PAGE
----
Whether you are a veteran mariner navigating a large vessel or a novice mariner navigating a sail boat, one area of expertise that you must share is in the knowledge of marine aids to navigation. Buoys, marine lanterns, daymarks and other land based structures are all part of a larger integrated network of AtoN, designed to make navigation on the water safe for all involved.
In this article, we’ll list the most common buoys you’ll encounter in North American waterways. We’ve used the Canadian Coast Guard’s Canadian Aids to Navigation System (2011) as a guide.
Fairway buoys signal safe water. The are used to mark the middle of waterways, channel entrances and landfalls. As seen in the image above (click to expand), fairway buoys are marked with red and white vertical stripes. All of those stripes are of equal width.
Port Hand Buoy
A port hand buoy marks the port (left) side of a channel when navigating upstream. It will be green in color and may come in a variety of sizes. If a light is attached, the lens will be green in color. The flash character will be determined by your local coast guard authority. If retroreflective tape is being used, it must be green as well.
Starboard Hand Buoy
The right (starboard) side of a channel, travelling upstream, will be marked by starboard hand buoys. These are red in color, with a conical or red cone top. If the buoy has a lantern attached, the light will be red as will any retroreflective tape.
Port Junction Bifurcation Buoy
When navigating up a channel, a port junction bifurcation buoy will be used to determine the preferred or main channel for navigation. Mariners must navigate to the port (right) side of the buoy. The port junction bifurcation buoy will be green in color with a broad red brand displayed horizontally. Any retroreflective tape will be green as will be the lantern, if there is one. If no light is present, a topmark may be. That topmark will be a green cylinder.
Starboard Hand Bifurcation Buoy
Complimenting the port junction bifurcation buoy, the starboard hand bifurcation buoy marks the preferred channel to take in the upstream direction. This time the preferred channel will be on the port (left) side of the buoy. If retroreflective material and a lantern are present, that material and lantern will both be red in color. If it has a topmark, the topmark should be a single red sphere.
North, South, East and West Cardinal Buoys
Cardinal buoys mark the deepest or safest location of water, referencing the cardinal points on the compass. As you’ll see by the photo above, the north cardinal buoy is equal parts yellow and black, with the black portion of the buoy being on top. A south cardinal buoy is just the opposite with the black on the bottom. An east cardinal buoy will be primarily black with a thick horizontal yellow band while a west cardinal buoy is primarily yellow with a thick black horizontal band. If a light is present on a cardinal buoy, the lantern’s lens will be white. Topmarks would be configured as follows:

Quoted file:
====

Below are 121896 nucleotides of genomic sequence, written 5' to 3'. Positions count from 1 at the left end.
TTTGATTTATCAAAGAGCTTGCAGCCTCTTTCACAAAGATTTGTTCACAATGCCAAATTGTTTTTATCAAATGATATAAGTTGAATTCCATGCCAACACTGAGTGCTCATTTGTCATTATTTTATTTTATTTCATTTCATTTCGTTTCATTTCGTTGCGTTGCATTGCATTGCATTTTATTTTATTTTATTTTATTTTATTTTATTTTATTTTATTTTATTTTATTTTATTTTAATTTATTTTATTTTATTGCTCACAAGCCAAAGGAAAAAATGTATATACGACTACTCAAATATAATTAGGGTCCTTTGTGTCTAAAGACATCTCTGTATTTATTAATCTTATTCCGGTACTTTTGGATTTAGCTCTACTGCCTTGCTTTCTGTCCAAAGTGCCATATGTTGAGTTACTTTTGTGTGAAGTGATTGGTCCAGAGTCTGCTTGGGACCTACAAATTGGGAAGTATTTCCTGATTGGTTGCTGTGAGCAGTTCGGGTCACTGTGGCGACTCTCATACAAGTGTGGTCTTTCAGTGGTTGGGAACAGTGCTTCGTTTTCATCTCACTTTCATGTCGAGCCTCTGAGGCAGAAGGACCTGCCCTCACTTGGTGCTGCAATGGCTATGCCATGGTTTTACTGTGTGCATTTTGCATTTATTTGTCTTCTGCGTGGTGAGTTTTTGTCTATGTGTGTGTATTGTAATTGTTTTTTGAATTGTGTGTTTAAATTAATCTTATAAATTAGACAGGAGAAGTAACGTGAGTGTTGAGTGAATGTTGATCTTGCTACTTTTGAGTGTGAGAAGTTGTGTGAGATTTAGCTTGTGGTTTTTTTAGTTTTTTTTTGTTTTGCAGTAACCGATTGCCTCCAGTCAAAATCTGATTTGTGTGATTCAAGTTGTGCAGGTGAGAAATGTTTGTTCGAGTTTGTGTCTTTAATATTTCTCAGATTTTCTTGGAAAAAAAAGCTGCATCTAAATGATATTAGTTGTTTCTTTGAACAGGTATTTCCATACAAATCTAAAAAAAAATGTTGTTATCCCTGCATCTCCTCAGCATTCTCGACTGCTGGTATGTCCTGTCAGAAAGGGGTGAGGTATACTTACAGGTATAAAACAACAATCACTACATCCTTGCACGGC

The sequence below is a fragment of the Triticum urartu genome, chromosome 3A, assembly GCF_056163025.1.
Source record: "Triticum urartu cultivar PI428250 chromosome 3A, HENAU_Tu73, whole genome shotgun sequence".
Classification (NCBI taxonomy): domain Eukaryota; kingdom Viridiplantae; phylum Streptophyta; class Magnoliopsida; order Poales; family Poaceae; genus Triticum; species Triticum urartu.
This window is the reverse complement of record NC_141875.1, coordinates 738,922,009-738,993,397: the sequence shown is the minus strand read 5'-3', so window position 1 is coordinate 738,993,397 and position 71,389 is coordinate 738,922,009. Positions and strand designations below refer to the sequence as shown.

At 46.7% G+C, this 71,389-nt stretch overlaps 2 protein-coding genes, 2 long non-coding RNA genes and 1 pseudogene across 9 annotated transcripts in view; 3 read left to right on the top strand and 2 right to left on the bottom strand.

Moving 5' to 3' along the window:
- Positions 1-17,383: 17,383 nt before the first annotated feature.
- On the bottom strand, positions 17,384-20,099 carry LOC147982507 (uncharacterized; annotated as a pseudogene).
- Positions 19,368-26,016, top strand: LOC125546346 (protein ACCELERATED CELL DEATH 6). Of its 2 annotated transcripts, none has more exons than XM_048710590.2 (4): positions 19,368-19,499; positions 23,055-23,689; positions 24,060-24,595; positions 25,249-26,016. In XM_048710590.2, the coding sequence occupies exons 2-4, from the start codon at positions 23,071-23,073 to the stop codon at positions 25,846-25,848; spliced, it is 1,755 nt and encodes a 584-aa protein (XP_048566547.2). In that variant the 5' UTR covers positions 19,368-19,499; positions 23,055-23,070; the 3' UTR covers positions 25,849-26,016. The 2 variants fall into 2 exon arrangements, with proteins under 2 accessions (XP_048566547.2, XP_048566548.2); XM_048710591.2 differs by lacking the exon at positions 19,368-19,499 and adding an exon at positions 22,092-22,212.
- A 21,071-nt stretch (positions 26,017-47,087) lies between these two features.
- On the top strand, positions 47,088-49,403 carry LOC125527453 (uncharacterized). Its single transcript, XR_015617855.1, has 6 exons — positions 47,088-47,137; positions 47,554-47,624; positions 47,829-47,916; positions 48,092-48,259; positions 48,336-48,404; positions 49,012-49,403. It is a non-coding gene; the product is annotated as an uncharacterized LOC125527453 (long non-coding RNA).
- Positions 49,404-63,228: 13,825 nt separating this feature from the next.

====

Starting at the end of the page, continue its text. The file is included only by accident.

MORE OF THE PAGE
North Cardinal: Two black cones, both pointing up, one above the other.
South Cardinal: Two black cones, both pointing down, one above the other.
East Cardinal: Two black cones, one point up and one point down, one above the other.
West Cardinal: Two black cones, with their points touching, one above the other.
Cautionary buoys mark hazards to navigation such as aquaculture sites, race courses, underwater structures and more. They are completely yellow in color. A cautionary buoy will most often carry retroreflective tape and at times, an optional yellow topmark in the shape of an ‘X’.
Isolated Danger Buoy
An isolated danger buoy will be moored above a hazard that has navigable water surrounding it. This includes wrecks and rock formations that aren’t visible on the surface of the water. It is primarily black in color with a large red horizontal band. If retroreflective tape is present, it will be white in color. If a marine lantern is attached, its lens will be white. If there is a topmark, it will be two black spheres, on top of each other.
The marks of the buoys above can be applied to buoys of any shape or size, as long as the shape or size is appropriate for the application and falls within the parameters of your local coast guard or authority. The photos in this article feature the Go Deep 1.5M HDPE Skirt Buoy. The isolated danger buoy in the header image is the Go Deep 1.2M CAN Buoy.
As a mariner, you may still have questions about navigation buoys. For more information on these buoy types and others, please contact us by filling out the form to the right.